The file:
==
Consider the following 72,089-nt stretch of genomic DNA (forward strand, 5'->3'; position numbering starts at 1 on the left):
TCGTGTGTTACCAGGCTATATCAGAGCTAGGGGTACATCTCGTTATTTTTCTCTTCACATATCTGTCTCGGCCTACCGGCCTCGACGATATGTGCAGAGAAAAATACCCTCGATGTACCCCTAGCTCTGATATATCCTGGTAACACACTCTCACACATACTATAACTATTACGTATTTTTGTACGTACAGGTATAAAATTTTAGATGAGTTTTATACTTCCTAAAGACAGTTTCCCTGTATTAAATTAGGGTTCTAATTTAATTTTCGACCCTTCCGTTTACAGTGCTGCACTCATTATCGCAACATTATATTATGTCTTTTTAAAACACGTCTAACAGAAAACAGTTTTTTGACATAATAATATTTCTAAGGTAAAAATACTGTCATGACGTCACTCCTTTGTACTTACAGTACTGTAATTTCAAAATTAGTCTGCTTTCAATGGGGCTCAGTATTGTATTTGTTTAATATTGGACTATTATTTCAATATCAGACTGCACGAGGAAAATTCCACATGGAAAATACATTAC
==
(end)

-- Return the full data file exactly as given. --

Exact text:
Consider the following 72,089-nt stretch of genomic DNA (forward strand, 5'->3'; position numbering starts at 1 on the left):
TCGTGTGTTACCAGGCTATATCAGAGCTAGGGGTACATCTCGTTATTTTTCTCTTCACATATCTGTCTCGGCCTACCGGCCTCGACGATATGTGCAGAGAAAAATACCCTCGATGTACCCCTAGCTCTGATATATCCTGGTAACACACTCTCACACATACTATAACTATTACGTATTTTTGTACGTACAGGTATAAAATTTTAGATGAGTTTTATACTTCCTAAAGACAGTTTCCCTGTATTAAATTAGGGTTCTAATTTAATTTTCGACCCTTCCGTTTACAGTGCTGCACTCATTATCGCAACATTATATTATGTCTTTTTAAAACACGTCTAACAGAAAACAGTTTTTTGACATAATAATATTTCTAAGGTAAAAATACTGTCATGACGTCACTCCTTTGTACTTACAGTACTGTAATTTCAAAATTAGTCTGCTTTCAATGGGGCTCAGTATTGTATTTGTTTAATATTGGACTATTATTTCAATATCAGACTGCACGAGGAAAATTCCACATGGAAAATACATTAC